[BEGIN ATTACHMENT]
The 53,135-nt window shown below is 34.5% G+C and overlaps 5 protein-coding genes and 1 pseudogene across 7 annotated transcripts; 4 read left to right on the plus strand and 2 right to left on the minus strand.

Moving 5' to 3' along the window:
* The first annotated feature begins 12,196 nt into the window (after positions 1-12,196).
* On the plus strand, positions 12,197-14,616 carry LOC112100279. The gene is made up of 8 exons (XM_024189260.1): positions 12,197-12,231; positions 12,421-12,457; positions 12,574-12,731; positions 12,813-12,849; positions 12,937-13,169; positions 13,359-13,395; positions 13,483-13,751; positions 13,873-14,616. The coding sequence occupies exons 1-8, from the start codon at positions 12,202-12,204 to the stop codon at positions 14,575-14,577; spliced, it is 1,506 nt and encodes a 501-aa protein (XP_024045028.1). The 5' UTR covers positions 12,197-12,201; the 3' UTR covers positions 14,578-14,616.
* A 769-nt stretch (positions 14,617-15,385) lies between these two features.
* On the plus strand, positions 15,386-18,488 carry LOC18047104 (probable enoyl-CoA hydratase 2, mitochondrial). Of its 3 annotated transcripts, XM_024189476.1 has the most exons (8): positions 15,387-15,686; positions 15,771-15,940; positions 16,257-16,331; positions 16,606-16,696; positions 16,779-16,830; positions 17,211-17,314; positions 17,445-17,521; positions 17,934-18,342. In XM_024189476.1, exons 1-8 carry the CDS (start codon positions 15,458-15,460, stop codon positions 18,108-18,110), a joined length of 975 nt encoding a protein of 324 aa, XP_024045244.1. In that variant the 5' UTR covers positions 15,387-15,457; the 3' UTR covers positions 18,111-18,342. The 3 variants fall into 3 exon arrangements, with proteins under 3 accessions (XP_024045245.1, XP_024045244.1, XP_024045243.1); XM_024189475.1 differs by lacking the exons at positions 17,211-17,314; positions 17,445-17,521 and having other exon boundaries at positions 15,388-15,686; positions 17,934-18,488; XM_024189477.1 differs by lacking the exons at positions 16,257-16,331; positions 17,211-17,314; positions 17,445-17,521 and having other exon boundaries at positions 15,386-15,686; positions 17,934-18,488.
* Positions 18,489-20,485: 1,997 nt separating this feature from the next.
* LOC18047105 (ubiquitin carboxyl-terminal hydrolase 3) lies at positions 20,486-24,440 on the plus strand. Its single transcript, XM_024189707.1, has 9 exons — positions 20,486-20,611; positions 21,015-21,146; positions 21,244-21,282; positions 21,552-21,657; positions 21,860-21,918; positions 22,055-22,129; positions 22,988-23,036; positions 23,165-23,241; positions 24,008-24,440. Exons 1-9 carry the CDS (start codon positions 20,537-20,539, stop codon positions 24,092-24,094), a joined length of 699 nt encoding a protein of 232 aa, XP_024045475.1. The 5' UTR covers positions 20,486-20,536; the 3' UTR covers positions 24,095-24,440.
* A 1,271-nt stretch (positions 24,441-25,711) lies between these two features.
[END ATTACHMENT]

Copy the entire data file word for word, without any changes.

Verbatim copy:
The 53,135-nt window shown below is 34.5% G+C and overlaps 5 protein-coding genes and 1 pseudogene across 7 annotated transcripts; 4 read left to right on the plus strand and 2 right to left on the minus strand.

Moving 5' to 3' along the window:
* The first annotated feature begins 12,196 nt into the window (after positions 1-12,196).
* On the plus strand, positions 12,197-14,616 carry LOC112100279. The gene is made up of 8 exons (XM_024189260.1): positions 12,197-12,231; positions 12,421-12,457; positions 12,574-12,731; positions 12,813-12,849; positions 12,937-13,169; positions 13,359-13,395; positions 13,483-13,751; positions 13,873-14,616. The coding sequence occupies exons 1-8, from the start codon at positions 12,202-12,204 to the stop codon at positions 14,575-14,577; spliced, it is 1,506 nt and encodes a 501-aa protein (XP_024045028.1). The 5' UTR covers positions 12,197-12,201; the 3' UTR covers positions 14,578-14,616.
* A 769-nt stretch (positions 14,617-15,385) lies between these two features.
* On the plus strand, positions 15,386-18,488 carry LOC18047104 (probable enoyl-CoA hydratase 2, mitochondrial). Of its 3 annotated transcripts, XM_024189476.1 has the most exons (8): positions 15,387-15,686; positions 15,771-15,940; positions 16,257-16,331; positions 16,606-16,696; positions 16,779-16,830; positions 17,211-17,314; positions 17,445-17,521; positions 17,934-18,342. In XM_024189476.1, exons 1-8 carry the CDS (start codon positions 15,458-15,460, stop codon positions 18,108-18,110), a joined length of 975 nt encoding a protein of 324 aa, XP_024045244.1. In that variant the 5' UTR covers positions 15,387-15,457; the 3' UTR covers positions 18,111-18,342. The 3 variants fall into 3 exon arrangements, with proteins under 3 accessions (XP_024045245.1, XP_024045244.1, XP_024045243.1); XM_024189475.1 differs by lacking the exons at positions 17,211-17,314; positions 17,445-17,521 and having other exon boundaries at positions 15,388-15,686; positions 17,934-18,488; XM_024189477.1 differs by lacking the exons at positions 16,257-16,331; positions 17,211-17,314; positions 17,445-17,521 and having other exon boundaries at positions 15,386-15,686; positions 17,934-18,488.
* Positions 18,489-20,485: 1,997 nt separating this feature from the next.
* LOC18047105 (ubiquitin carboxyl-terminal hydrolase 3) lies at positions 20,486-24,440 on the plus strand. Its single transcript, XM_024189707.1, has 9 exons — positions 20,486-20,611; positions 21,015-21,146; positions 21,244-21,282; positions 21,552-21,657; positions 21,860-21,918; positions 22,055-22,129; positions 22,988-23,036; positions 23,165-23,241; positions 24,008-24,440. Exons 1-9 carry the CDS (start codon positions 20,537-20,539, stop codon positions 24,092-24,094), a joined length of 699 nt encoding a protein of 232 aa, XP_024045475.1. The 5' UTR covers positions 20,486-20,536; the 3' UTR covers positions 24,095-24,440.
* A 1,271-nt stretch (positions 24,441-25,711) lies between these two features.